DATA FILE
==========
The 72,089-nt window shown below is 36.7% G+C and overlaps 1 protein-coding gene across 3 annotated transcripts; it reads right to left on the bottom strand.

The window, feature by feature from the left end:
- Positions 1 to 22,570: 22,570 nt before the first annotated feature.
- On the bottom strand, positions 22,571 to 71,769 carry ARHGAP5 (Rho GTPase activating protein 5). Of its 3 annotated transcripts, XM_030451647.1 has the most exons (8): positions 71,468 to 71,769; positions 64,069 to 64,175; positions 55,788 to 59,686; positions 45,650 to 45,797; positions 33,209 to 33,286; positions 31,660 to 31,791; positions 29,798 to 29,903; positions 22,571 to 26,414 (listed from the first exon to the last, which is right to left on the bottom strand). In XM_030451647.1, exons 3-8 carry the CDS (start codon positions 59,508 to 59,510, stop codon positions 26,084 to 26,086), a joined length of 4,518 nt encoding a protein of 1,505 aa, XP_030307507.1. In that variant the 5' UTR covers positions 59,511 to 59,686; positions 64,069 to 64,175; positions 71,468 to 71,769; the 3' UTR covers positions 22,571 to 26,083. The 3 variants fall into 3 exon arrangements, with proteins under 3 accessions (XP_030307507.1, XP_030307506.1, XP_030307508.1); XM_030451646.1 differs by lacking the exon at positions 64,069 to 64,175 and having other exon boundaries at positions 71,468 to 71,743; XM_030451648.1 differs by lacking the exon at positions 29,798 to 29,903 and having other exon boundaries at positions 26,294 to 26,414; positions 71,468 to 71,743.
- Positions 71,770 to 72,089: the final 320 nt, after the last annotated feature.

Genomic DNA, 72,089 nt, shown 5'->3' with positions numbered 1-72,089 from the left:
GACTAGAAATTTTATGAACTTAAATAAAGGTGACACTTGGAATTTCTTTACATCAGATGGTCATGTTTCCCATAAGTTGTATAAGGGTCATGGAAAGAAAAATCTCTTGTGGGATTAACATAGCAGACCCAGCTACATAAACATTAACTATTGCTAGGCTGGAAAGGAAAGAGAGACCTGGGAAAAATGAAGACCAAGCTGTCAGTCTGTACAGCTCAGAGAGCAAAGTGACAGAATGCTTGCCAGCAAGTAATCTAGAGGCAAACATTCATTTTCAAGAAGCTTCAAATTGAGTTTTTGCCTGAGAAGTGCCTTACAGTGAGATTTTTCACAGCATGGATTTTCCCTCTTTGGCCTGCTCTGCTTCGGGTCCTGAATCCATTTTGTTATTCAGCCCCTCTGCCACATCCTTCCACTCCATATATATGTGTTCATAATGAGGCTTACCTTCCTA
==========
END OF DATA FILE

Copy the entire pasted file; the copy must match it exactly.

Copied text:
The 72,089-nt window shown below is 36.7% G+C and overlaps 1 protein-coding gene across 3 annotated transcripts; it reads right to left on the bottom strand.

The window, feature by feature from the left end:
- Positions 1 to 22,570: 22,570 nt before the first annotated feature.
- On the bottom strand, positions 22,571 to 71,769 carry ARHGAP5 (Rho GTPase activating protein 5). Of its 3 annotated transcripts, XM_030451647.1 has the most exons (8): positions 71,468 to 71,769; positions 64,069 to 64,175; positions 55,788 to 59,686; positions 45,650 to 45,797; positions 33,209 to 33,286; positions 31,660 to 31,791; positions 29,798 to 29,903; positions 22,571 to 26,414 (listed from the first exon to the last, which is right to left on the bottom strand). In XM_030451647.1, exons 3-8 carry the CDS (start codon positions 59,508 to 59,510, stop codon positions 26,084 to 26,086), a joined length of 4,518 nt encoding a protein of 1,505 aa, XP_030307507.1. In that variant the 5' UTR covers positions 59,511 to 59,686; positions 64,069 to 64,175; positions 71,468 to 71,769; the 3' UTR covers positions 22,571 to 26,083. The 3 variants fall into 3 exon arrangements, with proteins under 3 accessions (XP_030307507.1, XP_030307506.1, XP_030307508.1); XM_030451646.1 differs by lacking the exon at positions 64,069 to 64,175 and having other exon boundaries at positions 71,468 to 71,743; XM_030451648.1 differs by lacking the exon at positions 29,798 to 29,903 and having other exon boundaries at positions 26,294 to 26,414; positions 71,468 to 71,743.
- Positions 71,770 to 72,089: the final 320 nt, after the last annotated feature.

Genomic DNA, 72,089 nt, shown 5'->3' with positions numbered 1-72,089 from the left:
GACTAGAAATTTTATGAACTTAAATAAAGGTGACACTTGGAATTTCTTTACATCAGATGGTCATGTTTCCCATAAGTTGTATAAGGGTCATGGAAAGAAAAATCTCTTGTGGGATTAACATAGCAGACCCAGCTACATAAACATTAACTATTGCTAGGCTGGAAAGGAAAGAGAGACCTGGGAAAAATGAAGACCAAGCTGTCAGTCTGTACAGCTCAGAGAGCAAAGTGACAGAATGCTTGCCAGCAAGTAATCTAGAGGCAAACATTCATTTTCAAGAAGCTTCAAATTGAGTTTTTGCCTGAGAAGTGCCTTACAGTGAGATTTTTCACAGCATGGATTTTCCCTCTTTGGCCTGCTCTGCTTCGGGTCCTGAATCCATTTTGTTATTCAGCCCCTCTGCCACATCCTTCCACTCCATATATATGTGTTCATAATGAGGCTTACCTTCCTA